On This Day In Frostburg/FFD History

November 16, 2013 Events  No comments



Properties Were Owned By George H. Wittig Estate and Mrs. LaPorta

Frostburg November 17 – Three large frame buildings, housing six places of business and three families, were almost completely destroyed late last night by a fire with a loss estimated at approximately $40,000.  Two of the buildings were owned by the George H. Wittig estate and the other was the property of Mrs. Anthony LaPorta. The fire, which originated in the basement of the John D. Rees meat market, in one of the main business sections of the city, spread rapidly in for a while it was feared that the entire block would be wiped out. The alarm was sent in around 11 o’clock and by 11:30 the building was a mass of flames. About 50 members of the Frostburg Fire Department fought the flames for over three hours before they were able to get the fire under control.  High winds and below freezing temperature hampered progress along with the fact that the buildings were all of old frame structure.

Blamed on Gas Heater

According to Mr. Rees, who stated he left his market about 10:00pm the fire is believed to have been started by an automatic gas heater in the basement. The first building to go was the one occupied by Mr. Rees and Joseph Parise, who ran a news stand and confectionery store. Above the storerooms was a three room apartment occupied by Mr. and Mrs. Gilbert Minnick, who lost everything.  The flames spread next to Louis Pavello’s produce market completely destroying the storeroom and the apartment adjoining, where he and his wife resided.

LaPorta Loss Heavy

LaPorta’s Barber shop represented perhaps the greatest single loss with the entire building gutted and practically all of the equipment destroyed either by flames or water. This building is owned by Mrs. Anthony LaPorta, who resided in a modern six room apartment on the second floor with her two sons and two daughters. The barbershop was one of the most modern in the city in the building had undergone extensive improvements several years ago. One bedroom suite and wearing apparel were all that was saved.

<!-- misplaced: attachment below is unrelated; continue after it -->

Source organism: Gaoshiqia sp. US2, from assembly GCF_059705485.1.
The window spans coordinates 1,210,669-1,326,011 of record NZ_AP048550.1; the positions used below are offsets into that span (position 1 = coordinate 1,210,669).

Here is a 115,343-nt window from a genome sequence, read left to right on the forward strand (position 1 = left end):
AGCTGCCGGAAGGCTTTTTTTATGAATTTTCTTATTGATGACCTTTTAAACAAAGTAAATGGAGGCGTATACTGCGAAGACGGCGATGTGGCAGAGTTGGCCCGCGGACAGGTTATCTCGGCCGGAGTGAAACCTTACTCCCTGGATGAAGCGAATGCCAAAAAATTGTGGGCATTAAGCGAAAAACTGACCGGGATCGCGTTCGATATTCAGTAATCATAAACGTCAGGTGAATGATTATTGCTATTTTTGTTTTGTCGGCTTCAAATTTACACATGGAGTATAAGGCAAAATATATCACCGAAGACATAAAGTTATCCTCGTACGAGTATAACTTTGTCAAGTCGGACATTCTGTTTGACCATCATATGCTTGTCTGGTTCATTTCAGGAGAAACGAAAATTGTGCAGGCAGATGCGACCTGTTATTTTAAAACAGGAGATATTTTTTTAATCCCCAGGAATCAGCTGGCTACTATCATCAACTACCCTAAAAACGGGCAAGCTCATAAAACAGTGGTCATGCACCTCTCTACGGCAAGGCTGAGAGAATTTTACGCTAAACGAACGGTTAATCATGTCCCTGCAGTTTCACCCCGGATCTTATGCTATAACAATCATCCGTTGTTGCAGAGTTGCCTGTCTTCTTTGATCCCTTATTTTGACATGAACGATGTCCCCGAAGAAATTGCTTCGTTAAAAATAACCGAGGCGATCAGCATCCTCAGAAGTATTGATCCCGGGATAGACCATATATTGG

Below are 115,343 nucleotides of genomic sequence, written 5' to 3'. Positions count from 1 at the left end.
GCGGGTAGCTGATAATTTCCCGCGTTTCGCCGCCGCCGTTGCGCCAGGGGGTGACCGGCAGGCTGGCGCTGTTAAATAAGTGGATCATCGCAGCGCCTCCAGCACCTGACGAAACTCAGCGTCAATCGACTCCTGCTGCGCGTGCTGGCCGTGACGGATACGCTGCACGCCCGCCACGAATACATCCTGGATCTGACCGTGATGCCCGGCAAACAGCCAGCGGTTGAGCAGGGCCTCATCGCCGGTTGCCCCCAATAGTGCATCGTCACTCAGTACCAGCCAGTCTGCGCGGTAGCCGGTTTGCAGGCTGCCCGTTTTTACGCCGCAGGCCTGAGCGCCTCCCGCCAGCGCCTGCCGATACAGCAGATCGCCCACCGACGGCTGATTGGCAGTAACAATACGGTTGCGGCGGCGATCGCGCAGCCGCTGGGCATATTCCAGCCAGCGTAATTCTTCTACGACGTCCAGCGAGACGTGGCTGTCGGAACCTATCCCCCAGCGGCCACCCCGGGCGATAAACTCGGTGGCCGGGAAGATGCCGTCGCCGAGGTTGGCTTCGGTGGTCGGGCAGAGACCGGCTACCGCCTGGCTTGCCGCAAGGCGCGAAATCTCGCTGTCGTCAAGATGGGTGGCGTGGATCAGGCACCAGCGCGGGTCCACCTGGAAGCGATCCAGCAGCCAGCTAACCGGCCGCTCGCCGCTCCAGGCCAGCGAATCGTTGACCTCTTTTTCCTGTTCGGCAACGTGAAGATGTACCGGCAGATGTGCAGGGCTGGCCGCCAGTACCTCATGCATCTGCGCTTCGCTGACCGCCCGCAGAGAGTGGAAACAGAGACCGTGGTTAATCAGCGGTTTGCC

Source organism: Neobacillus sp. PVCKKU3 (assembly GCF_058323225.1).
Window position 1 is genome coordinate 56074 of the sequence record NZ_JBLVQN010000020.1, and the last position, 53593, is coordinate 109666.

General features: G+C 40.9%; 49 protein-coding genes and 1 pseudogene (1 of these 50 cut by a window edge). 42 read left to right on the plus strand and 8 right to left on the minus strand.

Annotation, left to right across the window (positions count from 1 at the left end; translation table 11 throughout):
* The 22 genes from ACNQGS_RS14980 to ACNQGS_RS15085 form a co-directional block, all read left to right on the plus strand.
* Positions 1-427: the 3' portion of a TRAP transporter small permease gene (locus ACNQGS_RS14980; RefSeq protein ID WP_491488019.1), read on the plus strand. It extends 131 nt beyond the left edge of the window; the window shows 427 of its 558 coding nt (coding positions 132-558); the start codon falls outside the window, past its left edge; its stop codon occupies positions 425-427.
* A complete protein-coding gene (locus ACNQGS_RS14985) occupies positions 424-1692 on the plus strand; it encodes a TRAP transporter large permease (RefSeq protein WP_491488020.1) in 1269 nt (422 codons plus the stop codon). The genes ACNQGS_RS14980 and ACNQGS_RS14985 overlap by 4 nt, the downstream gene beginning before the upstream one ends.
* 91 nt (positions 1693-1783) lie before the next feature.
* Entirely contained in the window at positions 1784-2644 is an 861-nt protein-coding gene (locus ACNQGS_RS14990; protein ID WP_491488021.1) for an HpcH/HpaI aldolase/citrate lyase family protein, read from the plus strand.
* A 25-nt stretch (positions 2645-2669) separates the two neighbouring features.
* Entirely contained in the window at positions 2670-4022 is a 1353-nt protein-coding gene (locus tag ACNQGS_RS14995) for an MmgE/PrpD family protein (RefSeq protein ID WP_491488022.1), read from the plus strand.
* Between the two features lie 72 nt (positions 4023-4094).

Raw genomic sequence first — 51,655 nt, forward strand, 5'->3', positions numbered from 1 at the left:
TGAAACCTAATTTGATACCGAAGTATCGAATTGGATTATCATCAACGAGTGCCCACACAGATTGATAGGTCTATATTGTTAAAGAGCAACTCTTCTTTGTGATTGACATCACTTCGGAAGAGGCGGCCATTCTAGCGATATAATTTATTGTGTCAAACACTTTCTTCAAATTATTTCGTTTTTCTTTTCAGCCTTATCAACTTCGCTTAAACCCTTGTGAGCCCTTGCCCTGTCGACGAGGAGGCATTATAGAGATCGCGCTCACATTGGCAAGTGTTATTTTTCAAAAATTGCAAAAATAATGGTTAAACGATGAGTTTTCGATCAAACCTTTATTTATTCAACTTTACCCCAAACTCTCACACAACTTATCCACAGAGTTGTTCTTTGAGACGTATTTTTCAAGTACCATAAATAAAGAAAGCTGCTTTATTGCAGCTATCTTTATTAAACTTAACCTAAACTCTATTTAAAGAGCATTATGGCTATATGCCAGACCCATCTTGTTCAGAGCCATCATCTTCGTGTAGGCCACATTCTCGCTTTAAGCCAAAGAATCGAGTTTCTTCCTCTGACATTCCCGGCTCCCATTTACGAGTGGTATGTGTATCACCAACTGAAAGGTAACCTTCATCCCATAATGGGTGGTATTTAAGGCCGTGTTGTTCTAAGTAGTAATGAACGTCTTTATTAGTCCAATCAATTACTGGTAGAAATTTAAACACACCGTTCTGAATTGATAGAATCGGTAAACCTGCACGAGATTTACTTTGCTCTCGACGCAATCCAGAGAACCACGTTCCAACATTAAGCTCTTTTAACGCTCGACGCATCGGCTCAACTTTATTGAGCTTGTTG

Nick Quarucci’s shoe shine parlor and shoe repair shop, in the LaPorta building, sustained a heavy loss with very little of the stock and equipment saved. The fire was checked as it reached the Wittig building on the corner of Maple and Main streets occupied by Walter Powell, city street commissioner, who operated a hardware store on the first floor and tin shop on the second. Mr. Powell was able to save the largest part of his equipment and stock.

Three Firemen Burned

Harry Snyder, Carl Nickel and Melvin Lemmert were severely burned about the face and hands, when they were thrown into the flames by the explosion of an ammonia tank in the rear of the Rees market. An oddity about the fire was that all of the plate glass windows in the storefronts remained intact while the buildings were almost completely destroyed. Firemen remained at the scene all night and at 4:00am the flames broke out a second time over checked in a short while. The losses in some cases were partially covered by insurance but in others, no insurance was carried.

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